Genesis 40

Genesis 40

Joseph Interprets Two Prisoners’ Dreams

40 Some time after this, the cupbearer of the king of Egypt and his baker committed an offense against their lord the king of Egypt. And Pharaoh was angry with his two officers, the chief cupbearer and the chief baker, and he put them in custody in the house of the captain of the guard, in the prison where Joseph was confined. The captain of the guard appointed Joseph to be with them, and he attended them. They continued for some time in custody.

And one night they both dreamed—the cupbearer and the baker of the king of Egypt, who were confined in the prison—each his own dream, and each dream with its own interpretation. When Joseph came to them in the morning, he saw that they were troubled. So he asked Pharaoh’s officers who were with him in custody in his master’s house, “Why are your faces downcast today?” They said to him, “We have had dreams, and there is no one to interpret them.” And Joseph said to them, “Do not interpretations belong to God? Please tell them to me.”

So the chief cupbearer told his dream to Joseph and said to him, “In my dream there was a vine before me, and on the vine there were three branches. As soon as it budded, its blossoms shot forth, and the clusters ripened into grapes. Pharaoh’s cup was in my hand, and I took the grapes and pressed them into Pharaoh’s cup and placed the cup in Pharaoh’s hand.” Then Joseph said to him, “This is its interpretation: the three branches are three days. In three days Pharaoh will lift up your head and restore you to your office, and you shall place Pharaoh’s cup in his hand as formerly, when you were his cupbearer. Only remember me, when it is well with you, and please do me the kindness to mention me to Pharaoh, and so get me out of this house. For I was indeed stolen out of the land of the Hebrews, and here also I have done nothing that they should put me into the pit.”

When the chief baker saw that the interpretation was favorable, he said to Joseph, “I also had a dream: there were three cake baskets on my head, and in the uppermost basket there were all sorts of baked food for Pharaoh, but the birds were eating it out of the basket on my head.” And Joseph answered and said, “This is its interpretation: the three baskets are three days. In three days Pharaoh will lift up your head—from you!—and hang you on a tree. And the birds will eat the flesh from you.”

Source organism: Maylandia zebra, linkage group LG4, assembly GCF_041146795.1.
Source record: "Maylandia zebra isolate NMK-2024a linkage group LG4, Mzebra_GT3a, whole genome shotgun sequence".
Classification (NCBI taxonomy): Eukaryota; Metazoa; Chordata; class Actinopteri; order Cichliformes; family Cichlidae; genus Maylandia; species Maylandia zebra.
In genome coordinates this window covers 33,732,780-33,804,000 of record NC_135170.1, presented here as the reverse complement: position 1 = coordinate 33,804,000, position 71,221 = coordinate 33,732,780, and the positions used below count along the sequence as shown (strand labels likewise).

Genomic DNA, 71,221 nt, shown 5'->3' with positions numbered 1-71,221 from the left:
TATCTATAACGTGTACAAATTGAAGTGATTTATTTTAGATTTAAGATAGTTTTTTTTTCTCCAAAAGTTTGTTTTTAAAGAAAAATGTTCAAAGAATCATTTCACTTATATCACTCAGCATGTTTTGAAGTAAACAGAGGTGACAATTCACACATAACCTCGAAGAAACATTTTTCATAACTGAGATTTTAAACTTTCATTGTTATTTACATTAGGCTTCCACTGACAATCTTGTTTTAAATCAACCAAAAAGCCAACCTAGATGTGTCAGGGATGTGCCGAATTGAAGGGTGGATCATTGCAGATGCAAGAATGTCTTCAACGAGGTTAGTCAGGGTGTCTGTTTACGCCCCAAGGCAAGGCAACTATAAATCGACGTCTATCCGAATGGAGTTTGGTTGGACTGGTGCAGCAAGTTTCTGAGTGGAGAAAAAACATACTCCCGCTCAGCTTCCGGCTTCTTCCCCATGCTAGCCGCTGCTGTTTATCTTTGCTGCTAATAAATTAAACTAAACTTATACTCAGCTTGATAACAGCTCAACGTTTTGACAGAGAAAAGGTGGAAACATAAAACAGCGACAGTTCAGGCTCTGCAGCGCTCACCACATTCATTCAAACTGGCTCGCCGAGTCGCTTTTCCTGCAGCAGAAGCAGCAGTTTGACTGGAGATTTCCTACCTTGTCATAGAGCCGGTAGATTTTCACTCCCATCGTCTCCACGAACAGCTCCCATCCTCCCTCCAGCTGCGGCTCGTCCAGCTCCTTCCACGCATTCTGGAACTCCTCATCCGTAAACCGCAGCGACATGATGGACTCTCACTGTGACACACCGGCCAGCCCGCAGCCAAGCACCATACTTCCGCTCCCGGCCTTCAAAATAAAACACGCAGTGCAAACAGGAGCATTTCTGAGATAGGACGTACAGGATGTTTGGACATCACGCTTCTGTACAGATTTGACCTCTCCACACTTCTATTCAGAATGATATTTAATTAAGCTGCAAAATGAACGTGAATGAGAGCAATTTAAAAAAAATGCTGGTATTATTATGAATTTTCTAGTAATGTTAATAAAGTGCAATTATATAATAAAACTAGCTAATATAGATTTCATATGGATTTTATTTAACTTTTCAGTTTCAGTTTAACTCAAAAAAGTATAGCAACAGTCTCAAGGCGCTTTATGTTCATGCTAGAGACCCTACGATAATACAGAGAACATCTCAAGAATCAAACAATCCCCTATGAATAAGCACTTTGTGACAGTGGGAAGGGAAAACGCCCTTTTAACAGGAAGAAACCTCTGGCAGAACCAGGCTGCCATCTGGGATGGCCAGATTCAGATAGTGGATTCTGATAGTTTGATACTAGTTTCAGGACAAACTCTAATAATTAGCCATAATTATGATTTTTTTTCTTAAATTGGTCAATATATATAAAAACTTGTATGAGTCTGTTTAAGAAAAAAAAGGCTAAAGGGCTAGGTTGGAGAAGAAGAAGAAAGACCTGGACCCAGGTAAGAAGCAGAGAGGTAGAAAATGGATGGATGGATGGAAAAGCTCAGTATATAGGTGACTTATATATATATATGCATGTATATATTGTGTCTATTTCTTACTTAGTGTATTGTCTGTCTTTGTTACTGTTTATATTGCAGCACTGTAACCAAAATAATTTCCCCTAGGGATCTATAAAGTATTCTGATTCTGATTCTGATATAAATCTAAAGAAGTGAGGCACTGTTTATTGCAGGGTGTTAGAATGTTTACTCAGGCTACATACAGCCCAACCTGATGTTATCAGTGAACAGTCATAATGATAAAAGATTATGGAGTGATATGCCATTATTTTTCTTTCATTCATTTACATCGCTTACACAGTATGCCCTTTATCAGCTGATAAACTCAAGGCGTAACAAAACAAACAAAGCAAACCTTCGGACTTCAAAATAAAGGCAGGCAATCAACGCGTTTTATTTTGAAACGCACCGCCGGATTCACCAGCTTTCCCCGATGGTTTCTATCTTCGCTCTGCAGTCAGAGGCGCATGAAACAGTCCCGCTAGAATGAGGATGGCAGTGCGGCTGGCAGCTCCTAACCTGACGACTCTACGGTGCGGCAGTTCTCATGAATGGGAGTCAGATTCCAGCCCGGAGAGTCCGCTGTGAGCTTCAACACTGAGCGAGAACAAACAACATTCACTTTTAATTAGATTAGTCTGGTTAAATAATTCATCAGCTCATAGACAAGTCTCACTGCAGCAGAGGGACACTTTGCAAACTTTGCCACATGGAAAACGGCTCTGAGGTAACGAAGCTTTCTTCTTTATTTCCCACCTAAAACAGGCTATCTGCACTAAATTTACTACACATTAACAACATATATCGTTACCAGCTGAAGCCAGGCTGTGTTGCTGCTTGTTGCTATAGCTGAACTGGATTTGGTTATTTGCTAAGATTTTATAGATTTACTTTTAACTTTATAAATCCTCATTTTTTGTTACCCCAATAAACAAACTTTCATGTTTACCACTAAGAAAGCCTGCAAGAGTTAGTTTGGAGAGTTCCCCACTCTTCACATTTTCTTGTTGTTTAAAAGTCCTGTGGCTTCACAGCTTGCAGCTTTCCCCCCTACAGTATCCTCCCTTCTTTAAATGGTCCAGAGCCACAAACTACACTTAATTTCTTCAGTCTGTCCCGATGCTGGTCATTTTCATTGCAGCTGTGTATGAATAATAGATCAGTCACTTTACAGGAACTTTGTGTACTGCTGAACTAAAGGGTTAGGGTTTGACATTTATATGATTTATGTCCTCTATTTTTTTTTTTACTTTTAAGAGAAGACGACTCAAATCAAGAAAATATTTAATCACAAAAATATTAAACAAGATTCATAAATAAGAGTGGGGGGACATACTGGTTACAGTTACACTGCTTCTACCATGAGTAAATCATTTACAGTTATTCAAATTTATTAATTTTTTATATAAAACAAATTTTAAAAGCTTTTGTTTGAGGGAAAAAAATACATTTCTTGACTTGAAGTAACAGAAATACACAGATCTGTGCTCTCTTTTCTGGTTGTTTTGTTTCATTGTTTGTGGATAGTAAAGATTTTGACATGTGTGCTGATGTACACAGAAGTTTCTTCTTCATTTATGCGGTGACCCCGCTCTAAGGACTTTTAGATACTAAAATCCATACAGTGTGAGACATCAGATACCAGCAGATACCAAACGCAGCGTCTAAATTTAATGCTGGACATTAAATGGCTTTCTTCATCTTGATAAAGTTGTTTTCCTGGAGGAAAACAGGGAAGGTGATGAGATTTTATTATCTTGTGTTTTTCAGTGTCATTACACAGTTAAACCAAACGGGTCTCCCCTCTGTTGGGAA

On the third day, which was Pharaoh’s birthday, he made a feast for all his servants and lifted up the head of the chief cupbearer and the head of the chief baker among his servants. He restored the chief cupbearer to his position, and he placed the cup in Pharaoh’s hand. But he hanged the chief baker, as Joseph had interpreted to them. Yet the chief cupbearer did not remember Joseph, but forgot him.


Genesis 40 Commentary

by Brad Boyles

We now learn that Potiphar did not really believe the accusations brought against Joseph. In Genesis 39, we read that Potiphar was “an officer of Pharaoh and the captain of the guard.”  Here in Genesis 40, we read that the captain of the guard is the one who placed Joseph over the baker and the cupbearer.

The captain of the guard assigned Joseph to them, and he became their personal attendant. And they were in custody for some time.

Genesis 40:4 HCSB

We also know that Joseph found favor with the warden. He was given authority freely because of his trustworthy character and rock-solid integrity. People who came across Joseph loved him and trusted him. This is a noteworthy point to consider and apply to our own lives.

Despite being well-liked, we find that Joseph is not a people pleaser. In fact, right here in this chapter he shows us how his allegiance to God does not sway his feelings. He is willing to help, but he will tell others God’s truth. He receives divine knowledge from God regarding the dreams of both the baker and the cupbearer. He is just as willing to give the bad news to the baker as he is to give the good news to the cupbearer.

The other point to consider here is Joseph’s persistent attitude. He does not slip into a fatalistic mindset. He uses the opportunity at hand to help these two men but also asks them to remember him. He wants out of prison, and this could be the moment that God uses to deliver him. It seems strange that God doesn’t use this opportunity to deliver him. How many of us would give up after this? How many of us would question God’s love and his character and let our minds slip into fatalistic thinking?

Joseph’s time was not now, but this doesn’t stop him from living for God in everything he does. You see, Joseph’s environment and emotional state did not control his faith. His foundation wasn’t based on getting what he wanted out of life. He continued to faithfully serve where he was placed.

Beloved citizen. Truth-teller. Persistent optimist. Consistent character. Do these qualities describe you?

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